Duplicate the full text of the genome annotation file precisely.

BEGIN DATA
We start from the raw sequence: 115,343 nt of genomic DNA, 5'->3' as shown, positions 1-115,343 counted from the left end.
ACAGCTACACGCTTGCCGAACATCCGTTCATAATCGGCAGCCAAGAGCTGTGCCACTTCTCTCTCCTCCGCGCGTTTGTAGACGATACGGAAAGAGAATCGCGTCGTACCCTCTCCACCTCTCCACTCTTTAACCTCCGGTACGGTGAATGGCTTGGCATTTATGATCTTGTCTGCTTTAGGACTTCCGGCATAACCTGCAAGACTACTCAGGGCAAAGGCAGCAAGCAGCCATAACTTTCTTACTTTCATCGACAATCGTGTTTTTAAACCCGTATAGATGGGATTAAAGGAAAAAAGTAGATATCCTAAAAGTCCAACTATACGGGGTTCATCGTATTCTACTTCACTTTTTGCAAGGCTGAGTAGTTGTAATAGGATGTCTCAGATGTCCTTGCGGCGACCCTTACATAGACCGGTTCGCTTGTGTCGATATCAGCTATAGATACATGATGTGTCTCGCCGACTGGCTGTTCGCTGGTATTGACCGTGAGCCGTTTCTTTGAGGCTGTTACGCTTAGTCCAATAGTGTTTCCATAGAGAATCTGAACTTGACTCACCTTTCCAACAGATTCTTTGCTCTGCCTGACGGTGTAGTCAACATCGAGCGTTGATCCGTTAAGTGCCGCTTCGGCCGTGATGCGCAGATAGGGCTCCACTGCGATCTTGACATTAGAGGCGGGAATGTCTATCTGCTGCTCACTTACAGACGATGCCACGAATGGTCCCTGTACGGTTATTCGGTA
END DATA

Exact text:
We start from the raw sequence: 115,343 nt of genomic DNA, 5'->3' as shown, positions 1-115,343 counted from the left end.
ACAGCTACACGCTTGCCGAACATCCGTTCATAATCGGCAGCCAAGAGCTGTGCCACTTCTCTCTCCTCCGCGCGTTTGTAGACGATACGGAAAGAGAATCGCGTCGTACCCTCTCCACCTCTCCACTCTTTAACCTCCGGTACGGTGAATGGCTTGGCATTTATGATCTTGTCTGCTTTAGGACTTCCGGCATAACCTGCAAGACTACTCAGGGCAAAGGCAGCAAGCAGCCATAACTTTCTTACTTTCATCGACAATCGTGTTTTTAAACCCGTATAGATGGGATTAAAGGAAAAAAGTAGATATCCTAAAAGTCCAACTATACGGGGTTCATCGTATTCTACTTCACTTTTTGCAAGGCTGAGTAGTTGTAATAGGATGTCTCAGATGTCCTTGCGGCGACCCTTACATAGACCGGTTCGCTTGTGTCGATATCAGCTATAGATACATGATGTGTCTCGCCGACTGGCTGTTCGCTGGTATTGACCGTGAGCCGTTTCTTTGAGGCTGTTACGCTTAGTCCAATAGTGTTTCCATAGAGAATCTGAACTTGACTCACCTTTCCAACAGATTCTTTGCTCTGCCTGACGGTGTAGTCAACATCGAGCGTTGATCCGTTAAGTGCCGCTTCGGCCGTGATGCGCAGATAGGGCTCCACTGCGATCTTGACATTAGAGGCGGGAATGTCTATCTGCTGCTCACTTACAGACGATGCCACGAATGGTCCCTGTACGGTTATTCGGTA